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Location Kenya, Coast Province
Central coordinates 39o 51.00' East  3o 1.00' South
IBA criteria A1, A2, A3
Area 32,000 ha
Altitude 90 - 230m
Year of IBA assessment 2001

NatureKenya



Site description Dakatcha is an extensive tract of relatively intact coastal woodland, north of the Sabaki river and between 25 and 50 km inland from the coast. The vegetation is similar to that on the western boundary of Arabuko-Sokoke forest (IBA KE007). The landscape is gently undulating, with woodland dominated by Brachystegia spiciformis in the valleys and on the slopes, and Brachylaena huillensis–Cynometra webberi associations on top of the low hills, on red Magarini sands. Much of the useful Brachylaena has already been cut, since it is in great demand as a long-burning, smokeless fuelwood and for carving. There has also been extensive clearance of the hilltops for pineapple cultivation. The IBA covers two, nearly adjoining tracts of woodland: one of c.25,000 ha, north-west of Baricho town, up to and beyond the Galana Ranch boundary, and extending to the base of Dakabuko Hill; and the other of 7,000 ha, north and west of Marafa town. These (along with another tract, Adu, covering 15,000 ha north and west of Adu village, c.22 km north of Marafa), have been proposed as Forest Reserves in the Kilifi District Forestry Master Plan. Galana Ranch is the property of the Agricultural Development Corporation.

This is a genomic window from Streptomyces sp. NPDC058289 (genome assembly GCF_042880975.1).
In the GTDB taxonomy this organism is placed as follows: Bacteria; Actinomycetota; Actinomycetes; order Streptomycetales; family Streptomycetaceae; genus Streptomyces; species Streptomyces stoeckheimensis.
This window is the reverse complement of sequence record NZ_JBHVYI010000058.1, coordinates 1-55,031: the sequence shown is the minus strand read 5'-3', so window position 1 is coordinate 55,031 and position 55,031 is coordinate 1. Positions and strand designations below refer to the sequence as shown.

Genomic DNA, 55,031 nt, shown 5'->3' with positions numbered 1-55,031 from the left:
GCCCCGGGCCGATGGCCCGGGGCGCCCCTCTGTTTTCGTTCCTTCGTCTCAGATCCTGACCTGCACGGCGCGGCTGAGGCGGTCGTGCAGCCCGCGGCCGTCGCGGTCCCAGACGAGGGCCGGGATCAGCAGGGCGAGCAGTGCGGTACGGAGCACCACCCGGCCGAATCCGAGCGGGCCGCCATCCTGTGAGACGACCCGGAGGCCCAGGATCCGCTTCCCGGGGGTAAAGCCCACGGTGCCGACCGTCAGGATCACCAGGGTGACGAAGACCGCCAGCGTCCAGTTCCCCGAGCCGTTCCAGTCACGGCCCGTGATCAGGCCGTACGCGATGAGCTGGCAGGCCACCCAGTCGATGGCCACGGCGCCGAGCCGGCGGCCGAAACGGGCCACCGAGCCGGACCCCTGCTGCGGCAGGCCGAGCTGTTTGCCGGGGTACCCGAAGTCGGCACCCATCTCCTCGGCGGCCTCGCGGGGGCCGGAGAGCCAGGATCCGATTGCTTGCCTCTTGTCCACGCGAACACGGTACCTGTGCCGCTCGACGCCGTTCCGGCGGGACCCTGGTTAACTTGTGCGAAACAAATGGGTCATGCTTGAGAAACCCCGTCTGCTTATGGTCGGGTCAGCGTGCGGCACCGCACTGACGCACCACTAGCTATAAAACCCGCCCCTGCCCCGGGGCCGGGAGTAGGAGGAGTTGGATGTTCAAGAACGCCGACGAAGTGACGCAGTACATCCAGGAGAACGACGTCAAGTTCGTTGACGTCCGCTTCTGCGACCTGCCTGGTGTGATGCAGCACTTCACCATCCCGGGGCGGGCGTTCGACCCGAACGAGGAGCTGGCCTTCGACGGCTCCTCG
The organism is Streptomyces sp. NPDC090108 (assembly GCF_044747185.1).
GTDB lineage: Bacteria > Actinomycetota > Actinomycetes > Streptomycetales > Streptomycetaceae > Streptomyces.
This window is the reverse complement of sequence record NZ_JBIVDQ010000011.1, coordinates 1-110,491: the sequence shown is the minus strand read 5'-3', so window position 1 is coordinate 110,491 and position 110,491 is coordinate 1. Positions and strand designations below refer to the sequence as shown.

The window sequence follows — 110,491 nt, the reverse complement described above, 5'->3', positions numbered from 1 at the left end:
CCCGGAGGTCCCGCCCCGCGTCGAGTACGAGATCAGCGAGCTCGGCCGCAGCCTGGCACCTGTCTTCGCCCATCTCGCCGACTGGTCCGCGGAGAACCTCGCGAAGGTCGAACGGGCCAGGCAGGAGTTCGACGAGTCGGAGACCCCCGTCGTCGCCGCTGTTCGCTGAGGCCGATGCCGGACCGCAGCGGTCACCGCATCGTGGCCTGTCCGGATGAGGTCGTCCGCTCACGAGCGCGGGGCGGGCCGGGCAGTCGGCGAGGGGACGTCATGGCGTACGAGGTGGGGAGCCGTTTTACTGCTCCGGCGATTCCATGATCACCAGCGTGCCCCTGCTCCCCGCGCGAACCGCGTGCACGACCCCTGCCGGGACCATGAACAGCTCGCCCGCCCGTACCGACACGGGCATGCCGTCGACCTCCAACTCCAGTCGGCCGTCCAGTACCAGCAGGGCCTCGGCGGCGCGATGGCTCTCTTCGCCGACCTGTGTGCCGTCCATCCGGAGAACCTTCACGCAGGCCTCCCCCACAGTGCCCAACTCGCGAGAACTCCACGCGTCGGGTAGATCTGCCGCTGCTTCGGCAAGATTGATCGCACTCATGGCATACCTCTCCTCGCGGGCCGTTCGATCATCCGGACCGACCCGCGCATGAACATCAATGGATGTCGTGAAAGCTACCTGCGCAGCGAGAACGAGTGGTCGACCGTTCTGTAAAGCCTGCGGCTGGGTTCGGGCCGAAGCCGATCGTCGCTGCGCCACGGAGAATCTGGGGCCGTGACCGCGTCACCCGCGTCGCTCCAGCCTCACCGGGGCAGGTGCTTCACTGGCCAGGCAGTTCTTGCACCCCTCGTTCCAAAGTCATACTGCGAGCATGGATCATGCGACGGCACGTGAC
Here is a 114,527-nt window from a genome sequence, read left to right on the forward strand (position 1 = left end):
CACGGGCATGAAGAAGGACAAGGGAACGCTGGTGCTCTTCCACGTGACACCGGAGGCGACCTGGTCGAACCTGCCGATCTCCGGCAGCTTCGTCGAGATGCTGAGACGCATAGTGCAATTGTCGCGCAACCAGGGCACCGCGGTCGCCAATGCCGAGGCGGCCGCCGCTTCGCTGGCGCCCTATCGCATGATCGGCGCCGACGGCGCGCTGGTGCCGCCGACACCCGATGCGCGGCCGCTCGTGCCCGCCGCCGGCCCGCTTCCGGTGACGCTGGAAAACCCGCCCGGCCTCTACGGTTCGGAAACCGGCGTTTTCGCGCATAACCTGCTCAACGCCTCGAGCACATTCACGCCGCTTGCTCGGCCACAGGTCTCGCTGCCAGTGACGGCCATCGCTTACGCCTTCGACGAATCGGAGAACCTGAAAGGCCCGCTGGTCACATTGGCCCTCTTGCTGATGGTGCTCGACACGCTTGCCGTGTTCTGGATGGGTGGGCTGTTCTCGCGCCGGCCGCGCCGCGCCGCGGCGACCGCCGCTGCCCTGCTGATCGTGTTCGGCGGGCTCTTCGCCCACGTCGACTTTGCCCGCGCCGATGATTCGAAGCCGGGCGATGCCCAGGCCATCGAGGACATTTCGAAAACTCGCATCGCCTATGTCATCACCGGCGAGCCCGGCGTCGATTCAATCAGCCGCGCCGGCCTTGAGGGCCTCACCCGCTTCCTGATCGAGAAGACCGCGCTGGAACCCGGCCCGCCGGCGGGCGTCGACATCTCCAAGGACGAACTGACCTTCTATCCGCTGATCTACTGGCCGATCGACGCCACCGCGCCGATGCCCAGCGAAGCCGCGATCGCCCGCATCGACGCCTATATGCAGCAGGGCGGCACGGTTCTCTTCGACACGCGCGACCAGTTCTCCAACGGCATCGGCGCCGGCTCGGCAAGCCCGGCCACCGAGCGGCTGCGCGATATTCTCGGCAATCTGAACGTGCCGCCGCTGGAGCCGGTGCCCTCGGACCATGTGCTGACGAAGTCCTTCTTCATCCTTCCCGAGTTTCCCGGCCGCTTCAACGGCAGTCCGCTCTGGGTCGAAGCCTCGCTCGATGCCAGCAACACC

Key Biodiversity See Box and Tables 2 and 3 for key species. Dakatcha appears to hold substantial populations of Anthus sokokensis and Ploceus golandi. Both these species possibly breed here. This is the only site outside Arabuko-Sokoke where P. golandi is known to occur, although its breeding grounds are undiscovered. The remainder of the avifauna is typical of the northern East African coastal forests, with at least half of Kenya’s East African Coast biome species, though lacking some forest-specialist species found in nearby Arabuko-Sokoke.

Non-bird biodiversity: There is little information on other fauna: the mammal Loxodonta africana (EN) occurs, and Rhynchocyon chrysopygus (EN) is likely to. At least 11 plant taxa in this area are globally or nationally rare, including Monadenium invenustum, Pavetta linearifolia and Eulophia serrata.

Populations of IBA trigger species

Species Season Period Population estimate Quality of estimate IBA Criteria IUCN Category
Southern Banded Snake-eagle Circaetus fasciolatus resident  1999  present  A1, A3  Near Threatened 
Brown-headed Parrot Poicephalus cryptoxanthus resident  1999  present  A3  Least Concern 
Fischer's Turaco Tauraco fischeri resident  1999  present  A1, A2, A3  Near Threatened 
Mangrove Kingfisher Halcyon senegaloides resident  1999  present  A3  Least Concern 
Mombasa Woodpecker Campethera mombassica resident  1999  present  A3  Least Concern 
Pale Batis Batis soror resident  1999  present  A3  Least Concern 
Chestnut-fronted Helmet-shrike Prionops scopifrons resident  1999  present  A3  Least Concern 
Scaly Babbler Turdoides squamulata resident  1999  present  A3  Least Concern 
Black-bellied Glossy-starling Lamprotornis corruscus resident  1999  present  A3  Least Concern 
Mouse-coloured Sunbird Nectarinia veroxii resident  1999  present  A3  Least Concern